Apple can power past a trillion dollars and leave Amazon eating dust

Apple has moved to within spitting distance of a trillion-dollar valuation, but Amazon is closing the gap. Will the growth continue? I think that Apple’s best days are ahead of it

Article updated: 7 June 2018 10:00am Author: Michael Baxter

Amazon moves into second spot

I was caught napping. I missed the moment when Amazon overtook Alphabet to become the world’s second largest company by market cap. Its growth continues to be extraordinary. The Amazon share price has doubled over the last 15 or so months, risen 55 per cent this year and is now at a new all-time high. Of course, if you look back further, the growth is even more impressive. Shares have increased ten-fold this decade, 16-fold since the dotcom peak and 282-fold since the trough following the dotcom crash. There is a lesson here, a best time to buy may be soon after a crash. Certainly, if you had invested £3,546 in Amazon on the right day in September 2001, then right now that money would be worth one million pounds.

Was the rise of Amazon predictable? To have invested on exactly the right day in 2001 would have been sheer luck, but this column has been describing the Amazon share price as the most exciting share price in the world for most of the time it has been in existence and that means since 2009.

The cloud has been the main driver of Amazon in recent years, and as I write, market cap is at $807 billion. Another 24 per cent and it will reach a trillion.

But I do have two doubts about the company. Doubt number one is its massive PE - 267. The markets seem to be telling us that Amazon is going to increase profits by close to 20-fold soon. I am not saying this can’t be done, but it won’t be easy.

My other doubt relates to privacy regulation. The new EU regulation - GDPR - casts a shadow on the export of data to the US, where, under the Patriots Act, the state can pretty much help itself to whatever data it wants. There is a question mark over whether data stored on the cloud, if the data is subject to the Patriots Act, is GDPR compliant. Worldwide, from Canada to Brazil to Japan, GDPR style regulation is being adopted. A massive opportunity is emerging for a cloud provider that is neither US based, nor does business in the US.

Apple

On the other hand, I think Apple (market cap $946bn 7th June, 11am BST) could enjoy another share price surge within a few years - getting the timing smack on is impossible, the surge may begin tomorrow, it may not begin for another two or so years, but I think it will.

There are four things that make Apple so exciting. I list them in ascending level of importance.

  • First off, the Apple PE ratio is a mere 18.
  • Second is privacy. As fears concerning what companies can do with our data grow, and regulation attempts to dampen the potential pervasive side of data, Apple stands out from Amazon, Alphabet and Facebook. This is a company that puts great store on the way it treats customer data, has been highly critical of the way other techs use it, and frankly, because of the way its business model works, is less reliant on data than the other giant US techs.
  • Third, the company is enjoying more and more revenue from services - and this revenue can be ongoing, in a way that sales of hardware is not.
  • Finally, the fourth and most important point relates to the next wave of technology. I don’t believe analysts who are more guarded about Apple understand a fundamental truth about technology and the role companies such as Apple play.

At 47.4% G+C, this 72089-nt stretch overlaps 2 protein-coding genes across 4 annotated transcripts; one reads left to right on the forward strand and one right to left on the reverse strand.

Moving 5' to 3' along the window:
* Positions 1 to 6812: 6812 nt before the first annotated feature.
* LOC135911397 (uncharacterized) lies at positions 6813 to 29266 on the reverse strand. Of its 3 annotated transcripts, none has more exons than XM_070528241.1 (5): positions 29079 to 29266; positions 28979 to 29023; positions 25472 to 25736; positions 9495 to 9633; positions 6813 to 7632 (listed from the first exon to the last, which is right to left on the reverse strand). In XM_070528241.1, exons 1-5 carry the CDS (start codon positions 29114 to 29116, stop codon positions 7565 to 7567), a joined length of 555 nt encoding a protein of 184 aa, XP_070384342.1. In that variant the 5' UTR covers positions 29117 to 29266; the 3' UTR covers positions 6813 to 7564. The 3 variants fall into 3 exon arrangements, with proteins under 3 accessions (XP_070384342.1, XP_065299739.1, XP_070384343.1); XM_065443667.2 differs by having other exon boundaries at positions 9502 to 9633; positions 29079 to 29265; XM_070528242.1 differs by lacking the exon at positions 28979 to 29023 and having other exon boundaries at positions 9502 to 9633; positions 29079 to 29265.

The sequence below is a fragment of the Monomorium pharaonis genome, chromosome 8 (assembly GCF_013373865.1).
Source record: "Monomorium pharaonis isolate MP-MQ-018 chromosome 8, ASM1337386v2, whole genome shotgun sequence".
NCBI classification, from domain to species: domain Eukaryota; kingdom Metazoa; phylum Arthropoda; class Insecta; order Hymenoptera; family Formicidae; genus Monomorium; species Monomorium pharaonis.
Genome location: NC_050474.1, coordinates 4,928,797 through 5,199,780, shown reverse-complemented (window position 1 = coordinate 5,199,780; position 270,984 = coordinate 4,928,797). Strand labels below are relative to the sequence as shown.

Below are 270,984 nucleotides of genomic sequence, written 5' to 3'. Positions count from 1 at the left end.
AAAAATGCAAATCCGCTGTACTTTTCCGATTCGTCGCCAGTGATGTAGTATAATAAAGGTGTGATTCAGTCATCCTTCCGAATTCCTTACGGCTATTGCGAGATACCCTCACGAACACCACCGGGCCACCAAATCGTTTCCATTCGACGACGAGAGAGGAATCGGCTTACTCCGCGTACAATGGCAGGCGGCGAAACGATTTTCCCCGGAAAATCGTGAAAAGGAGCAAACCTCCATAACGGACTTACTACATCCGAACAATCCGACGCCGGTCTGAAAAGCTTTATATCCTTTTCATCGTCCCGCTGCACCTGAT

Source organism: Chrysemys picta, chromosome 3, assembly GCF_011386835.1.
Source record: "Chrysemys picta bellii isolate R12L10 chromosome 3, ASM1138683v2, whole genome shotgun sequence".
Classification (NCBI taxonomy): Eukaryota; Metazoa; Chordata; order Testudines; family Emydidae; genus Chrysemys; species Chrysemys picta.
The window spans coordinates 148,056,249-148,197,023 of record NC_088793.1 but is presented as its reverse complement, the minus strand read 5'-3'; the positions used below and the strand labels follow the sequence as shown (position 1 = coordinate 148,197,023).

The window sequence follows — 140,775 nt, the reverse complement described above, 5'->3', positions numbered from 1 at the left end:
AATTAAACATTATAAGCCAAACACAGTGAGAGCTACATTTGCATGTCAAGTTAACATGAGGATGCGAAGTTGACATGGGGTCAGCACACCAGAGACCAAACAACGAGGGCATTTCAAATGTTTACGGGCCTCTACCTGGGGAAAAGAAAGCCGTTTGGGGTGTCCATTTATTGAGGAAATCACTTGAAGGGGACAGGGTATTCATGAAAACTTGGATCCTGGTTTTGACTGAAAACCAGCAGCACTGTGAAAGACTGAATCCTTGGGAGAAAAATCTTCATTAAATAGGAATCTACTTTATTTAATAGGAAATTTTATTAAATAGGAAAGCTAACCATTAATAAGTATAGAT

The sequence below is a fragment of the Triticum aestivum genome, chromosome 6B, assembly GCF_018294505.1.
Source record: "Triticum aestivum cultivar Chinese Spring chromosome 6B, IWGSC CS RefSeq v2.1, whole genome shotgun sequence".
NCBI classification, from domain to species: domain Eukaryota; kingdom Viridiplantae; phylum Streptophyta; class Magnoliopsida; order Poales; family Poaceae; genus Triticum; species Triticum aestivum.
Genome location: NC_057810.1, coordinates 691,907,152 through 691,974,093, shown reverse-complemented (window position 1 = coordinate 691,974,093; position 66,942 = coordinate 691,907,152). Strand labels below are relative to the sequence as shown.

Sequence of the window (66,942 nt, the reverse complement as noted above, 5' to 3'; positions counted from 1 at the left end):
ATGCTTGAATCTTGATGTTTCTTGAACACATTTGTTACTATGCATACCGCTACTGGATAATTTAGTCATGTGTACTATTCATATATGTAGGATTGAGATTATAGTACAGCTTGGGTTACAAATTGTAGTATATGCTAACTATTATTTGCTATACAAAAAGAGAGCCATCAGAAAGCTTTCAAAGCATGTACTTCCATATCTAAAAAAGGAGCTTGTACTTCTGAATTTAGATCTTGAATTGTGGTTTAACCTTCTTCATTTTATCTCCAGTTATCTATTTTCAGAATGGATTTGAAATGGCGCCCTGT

Apple does not invent technology, it takes something close to the state of the art and makes it more consumer friendly.

It did not invent the windows operating style or computer mouse but did invent the double-click.

It did not invent MP3 players, but did create a music player that was a joy to use and a business model that created support from the music industry.

It did not invent the smart phone, or indeed Wi-FI and 3G or 4G. But it did create a beautiful smart phone with a touchscreen just at that point when wireless internet and bandwidth speeds had made applications possible that could drive a mass market.

Ever since the iPhone was launched in 2007, the technology has not existed to create the next consumer hardware revolution.

But I believe that is set to change. This week, Apple dropped a big hint that it is developing some kind of augmented reality wearable device.

Augmented reality will be much bigger than smart phones - it will make it possible to transform long-distance communication. We will see the people we are talking to, via augmented reality glasses or contact lenses, as if they are sitting next to each other, wherever they are.

This will transform business meetings but also our personal life - within ten years it will be possible, for all intents and purposes, to have a meal with our partner, even if we are not physically near each other.

Artificial intelligence will also transform the interface between us and our wearable technology.

The market that is created will dwarf the current technology sector. All of the giant US and Chinese techs have the potential to benefit, but I would say Apple is in pole position, and if it is not the first tech to $2 trillion, I am guessing it will be a Chinese firm.


These views are those of the author alone and do not necessarily reflect the view of The Share Centre, its officers and employees.

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Michael Baxter

Economics Commentator

Michael is an economics, investment and technology writer, known for his entertaining style. He has previously been a full-time investor, founder of a technology company which was floated on the NASDAQ, and a director of a PR company specialising in IT.